Business

McDonald's to pull out of Russia for good

McDonald's says it is pulling out of the Russian market for good, after that country's invasion of neighbouring Ukraine has made doing business in the country "no longer tenable."

Chain has 850 locations in Russia, some of which are still open

A McDonald’s at Moscow’s Domodedovo airport is shown in March, still open weeks after the U.S. parent company had ordered all locations to shut down following Russia's invasion of Ukraine. In a Monday announcement, the fast-food chain said it was pulling out of the Russian market for good. (Dmitry Kozlov/CBC)

McDonald's says it is pulling out of the Russian market for good, after that country's invasion of neighbouring Ukraine has made doing business in the country "no longer tenable."

Like many global companies, the Chicago-based fast-food chain announced it would temporarily close all of its restaurants in Russia in February, when Russian President Vladimir Putin launched his invasion. The move from McDonald's was said to be temporary at the time, as extricating itself from 850 locations and 62,000 employees would be painful to do over the long run, and the chain was hopeful of finding solution that would be beneficial for all parties.

But according to Monday's announcement, the company is closing up shop in the country for good.

"The humanitarian crisis caused by the war in Ukraine, and the precipitating unpredictable operating environment, have led McDonald's to conclude that continued ownership of the business in Russia is no longer tenable, nor is it consistent with McDonald's values," spokesperson Joseph Lapaille told CBC News in an emailed statement.

After the temporary closure was announced, McDonald's was one of a few foreign chains to discover it didn't have as much control over its restaurants in the country as it thought it did, as several locations owned by independent franchisors stayed open and continued to serve customers the same fare they always did.

WATCH | Why some McDonald's in Russia are staying open, despite being told to close:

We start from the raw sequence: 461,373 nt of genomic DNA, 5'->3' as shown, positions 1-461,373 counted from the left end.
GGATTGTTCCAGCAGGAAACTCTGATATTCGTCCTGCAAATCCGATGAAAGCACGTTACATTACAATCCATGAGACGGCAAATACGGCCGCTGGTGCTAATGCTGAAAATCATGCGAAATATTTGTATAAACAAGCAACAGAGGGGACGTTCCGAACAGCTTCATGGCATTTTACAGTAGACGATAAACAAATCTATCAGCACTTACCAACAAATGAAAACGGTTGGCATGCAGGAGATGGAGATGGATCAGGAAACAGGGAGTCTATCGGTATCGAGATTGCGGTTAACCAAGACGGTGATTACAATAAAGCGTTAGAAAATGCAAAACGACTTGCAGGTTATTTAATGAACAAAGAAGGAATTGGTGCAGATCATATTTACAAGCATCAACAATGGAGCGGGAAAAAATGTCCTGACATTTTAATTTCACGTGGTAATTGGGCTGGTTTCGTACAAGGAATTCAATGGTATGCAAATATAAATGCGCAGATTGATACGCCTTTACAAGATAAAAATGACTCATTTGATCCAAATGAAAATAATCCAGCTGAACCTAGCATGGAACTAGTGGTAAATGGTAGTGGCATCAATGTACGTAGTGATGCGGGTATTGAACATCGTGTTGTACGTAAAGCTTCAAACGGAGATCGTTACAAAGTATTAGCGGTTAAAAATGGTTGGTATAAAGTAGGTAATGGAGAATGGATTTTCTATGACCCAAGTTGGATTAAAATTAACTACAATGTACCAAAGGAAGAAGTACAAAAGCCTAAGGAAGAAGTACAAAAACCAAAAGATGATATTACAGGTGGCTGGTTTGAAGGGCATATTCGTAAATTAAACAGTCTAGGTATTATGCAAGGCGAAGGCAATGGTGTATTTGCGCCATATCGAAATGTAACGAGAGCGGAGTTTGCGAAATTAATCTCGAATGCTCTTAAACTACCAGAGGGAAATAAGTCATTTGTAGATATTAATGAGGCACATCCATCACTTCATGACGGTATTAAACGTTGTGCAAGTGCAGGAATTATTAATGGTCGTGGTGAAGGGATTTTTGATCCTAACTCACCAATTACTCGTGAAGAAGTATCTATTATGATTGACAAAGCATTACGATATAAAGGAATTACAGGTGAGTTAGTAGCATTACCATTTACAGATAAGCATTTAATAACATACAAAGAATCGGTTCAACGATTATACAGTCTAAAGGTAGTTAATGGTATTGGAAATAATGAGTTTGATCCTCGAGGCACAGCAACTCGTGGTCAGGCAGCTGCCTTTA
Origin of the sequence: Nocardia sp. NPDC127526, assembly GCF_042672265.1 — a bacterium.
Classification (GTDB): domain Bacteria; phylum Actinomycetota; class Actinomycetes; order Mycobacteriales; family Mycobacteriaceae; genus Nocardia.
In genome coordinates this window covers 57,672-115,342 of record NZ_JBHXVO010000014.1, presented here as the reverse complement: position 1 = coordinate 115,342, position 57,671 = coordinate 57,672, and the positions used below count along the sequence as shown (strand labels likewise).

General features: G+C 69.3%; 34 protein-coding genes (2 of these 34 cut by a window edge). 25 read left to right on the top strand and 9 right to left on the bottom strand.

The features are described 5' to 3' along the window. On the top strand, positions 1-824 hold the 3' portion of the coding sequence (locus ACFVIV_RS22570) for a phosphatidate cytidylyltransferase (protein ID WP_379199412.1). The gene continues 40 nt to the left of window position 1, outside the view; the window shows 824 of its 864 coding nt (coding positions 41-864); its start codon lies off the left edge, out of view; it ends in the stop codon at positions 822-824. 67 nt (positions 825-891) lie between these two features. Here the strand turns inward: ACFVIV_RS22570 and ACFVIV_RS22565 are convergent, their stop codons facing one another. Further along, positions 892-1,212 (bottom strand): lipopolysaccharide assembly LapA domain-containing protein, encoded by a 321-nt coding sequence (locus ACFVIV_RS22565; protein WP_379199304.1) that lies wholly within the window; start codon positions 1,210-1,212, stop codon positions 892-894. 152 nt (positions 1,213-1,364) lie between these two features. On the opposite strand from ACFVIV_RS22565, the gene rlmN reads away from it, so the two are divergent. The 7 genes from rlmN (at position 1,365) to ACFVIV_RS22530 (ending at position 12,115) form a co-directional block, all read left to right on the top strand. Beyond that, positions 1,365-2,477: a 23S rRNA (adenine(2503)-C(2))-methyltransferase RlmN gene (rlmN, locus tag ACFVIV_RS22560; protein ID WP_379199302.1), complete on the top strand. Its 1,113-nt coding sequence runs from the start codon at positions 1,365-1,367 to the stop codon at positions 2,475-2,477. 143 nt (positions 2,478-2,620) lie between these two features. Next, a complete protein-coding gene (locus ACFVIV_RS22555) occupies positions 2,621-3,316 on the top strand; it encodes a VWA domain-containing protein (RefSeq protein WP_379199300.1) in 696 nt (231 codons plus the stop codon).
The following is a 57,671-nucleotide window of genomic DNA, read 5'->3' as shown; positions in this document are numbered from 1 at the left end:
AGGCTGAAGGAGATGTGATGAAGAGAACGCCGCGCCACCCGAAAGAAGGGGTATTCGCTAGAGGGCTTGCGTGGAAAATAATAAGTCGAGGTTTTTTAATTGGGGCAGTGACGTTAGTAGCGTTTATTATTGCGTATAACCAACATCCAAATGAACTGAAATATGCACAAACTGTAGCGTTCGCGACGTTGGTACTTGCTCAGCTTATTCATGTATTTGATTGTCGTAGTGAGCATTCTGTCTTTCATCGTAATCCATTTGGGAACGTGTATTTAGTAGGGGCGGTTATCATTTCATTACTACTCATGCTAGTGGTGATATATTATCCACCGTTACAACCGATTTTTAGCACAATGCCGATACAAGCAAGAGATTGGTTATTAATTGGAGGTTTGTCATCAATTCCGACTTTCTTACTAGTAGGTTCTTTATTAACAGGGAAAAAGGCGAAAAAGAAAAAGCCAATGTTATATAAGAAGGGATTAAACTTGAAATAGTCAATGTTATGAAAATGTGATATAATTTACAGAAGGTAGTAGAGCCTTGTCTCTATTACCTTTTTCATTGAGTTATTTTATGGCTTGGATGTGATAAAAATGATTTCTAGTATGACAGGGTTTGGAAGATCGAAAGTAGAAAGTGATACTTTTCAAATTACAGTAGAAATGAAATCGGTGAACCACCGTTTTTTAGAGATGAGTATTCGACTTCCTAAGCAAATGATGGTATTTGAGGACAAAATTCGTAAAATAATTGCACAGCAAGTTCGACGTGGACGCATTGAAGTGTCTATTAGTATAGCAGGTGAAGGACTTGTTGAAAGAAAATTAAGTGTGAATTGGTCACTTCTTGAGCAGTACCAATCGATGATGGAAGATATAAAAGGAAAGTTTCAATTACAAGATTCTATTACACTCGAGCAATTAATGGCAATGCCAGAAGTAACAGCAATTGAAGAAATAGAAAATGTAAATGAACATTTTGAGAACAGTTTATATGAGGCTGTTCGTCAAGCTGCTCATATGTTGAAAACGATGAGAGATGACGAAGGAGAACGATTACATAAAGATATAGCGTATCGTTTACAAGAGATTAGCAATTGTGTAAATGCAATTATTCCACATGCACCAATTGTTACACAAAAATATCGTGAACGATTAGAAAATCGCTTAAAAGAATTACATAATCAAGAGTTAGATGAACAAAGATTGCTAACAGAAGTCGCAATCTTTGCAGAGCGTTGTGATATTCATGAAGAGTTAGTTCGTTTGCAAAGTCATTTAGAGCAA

Why some fast-food chains are still open in Russia

5 months ago
Duration 2:06
Hundreds of fast-food restaurants remain open in Russia, despite global chains such as McDonald’s, Burger King and KFC announcing plans to suspend operations in the country over the Ukraine war. These restaurants are likely owned by franchisees, making it difficult for companies to shut them down.

The company says it will seek to have a Russian buyer hire its employees and pay them until the sale closes, but the company did not identify who that potential buyer would be.

It did say that it plans to start removing golden arches and other symbols and signs with its name from the country immediately, so it's unclear what will happen to the signage of the many McDonald's-branded restaurants inside Russia.

The company's locations in Ukraine are also temporarily closed, but all staff are being paid and the company says it plans to reopen there as soon as it can.

The move will cost the chain about 9 per cent of its revenues, and a one time charge of up to $1.4 billion to write off the business from its books, but shares in the company were mostly unchanged on the news.

"Much of the Russian exposure has been priced in for McDonalds and it seems Wall Street is ready to move on," Edward Moya with foreign exchange firm Oanda said of the reaction.

With files from The Associated Press

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